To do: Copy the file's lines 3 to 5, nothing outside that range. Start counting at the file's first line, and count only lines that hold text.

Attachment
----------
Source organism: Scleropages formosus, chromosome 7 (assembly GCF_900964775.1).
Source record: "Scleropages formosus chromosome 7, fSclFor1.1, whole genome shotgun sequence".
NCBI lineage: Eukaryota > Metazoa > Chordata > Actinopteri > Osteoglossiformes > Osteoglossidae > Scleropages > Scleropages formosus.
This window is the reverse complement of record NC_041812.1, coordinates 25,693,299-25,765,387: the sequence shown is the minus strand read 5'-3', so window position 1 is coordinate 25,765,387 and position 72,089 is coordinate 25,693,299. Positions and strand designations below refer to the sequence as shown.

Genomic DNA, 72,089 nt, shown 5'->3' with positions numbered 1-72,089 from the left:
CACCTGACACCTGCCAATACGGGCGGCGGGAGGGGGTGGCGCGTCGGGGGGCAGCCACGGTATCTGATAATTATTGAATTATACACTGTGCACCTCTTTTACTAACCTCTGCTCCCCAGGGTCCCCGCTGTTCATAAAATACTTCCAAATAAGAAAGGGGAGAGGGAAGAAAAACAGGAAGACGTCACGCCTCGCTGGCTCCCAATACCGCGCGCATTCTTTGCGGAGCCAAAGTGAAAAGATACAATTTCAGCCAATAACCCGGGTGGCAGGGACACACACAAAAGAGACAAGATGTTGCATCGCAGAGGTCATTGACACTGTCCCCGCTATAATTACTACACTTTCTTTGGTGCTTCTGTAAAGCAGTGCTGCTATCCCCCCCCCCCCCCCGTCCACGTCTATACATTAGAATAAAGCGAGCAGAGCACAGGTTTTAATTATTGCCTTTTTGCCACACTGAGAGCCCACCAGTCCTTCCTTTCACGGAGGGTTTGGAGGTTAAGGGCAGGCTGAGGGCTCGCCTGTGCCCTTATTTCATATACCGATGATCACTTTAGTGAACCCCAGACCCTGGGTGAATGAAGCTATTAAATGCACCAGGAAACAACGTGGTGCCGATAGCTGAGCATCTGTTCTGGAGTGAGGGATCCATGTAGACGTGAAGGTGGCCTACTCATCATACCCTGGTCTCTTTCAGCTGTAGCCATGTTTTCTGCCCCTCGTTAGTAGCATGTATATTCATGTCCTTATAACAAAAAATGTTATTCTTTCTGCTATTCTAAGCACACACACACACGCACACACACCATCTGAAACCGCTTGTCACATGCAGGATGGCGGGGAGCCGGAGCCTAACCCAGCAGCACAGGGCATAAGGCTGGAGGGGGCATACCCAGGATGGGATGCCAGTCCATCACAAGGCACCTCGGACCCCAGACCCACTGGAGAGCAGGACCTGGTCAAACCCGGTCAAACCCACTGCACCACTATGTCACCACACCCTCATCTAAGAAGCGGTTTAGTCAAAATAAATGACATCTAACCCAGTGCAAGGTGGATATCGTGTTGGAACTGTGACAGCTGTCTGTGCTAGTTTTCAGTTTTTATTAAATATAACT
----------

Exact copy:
NCBI lineage: Eukaryota > Metazoa > Chordata > Actinopteri > Osteoglossiformes > Osteoglossidae > Scleropages > Scleropages formosus.
This window is the reverse complement of record NC_041812.1, coordinates 25,693,299-25,765,387: the sequence shown is the minus strand read 5'-3', so window position 1 is coordinate 25,765,387 and position 72,089 is coordinate 25,693,299. Positions and strand designations below refer to the sequence as shown.

Genomic DNA, 72,089 nt, shown 5'->3' with positions numbered 1-72,089 from the left: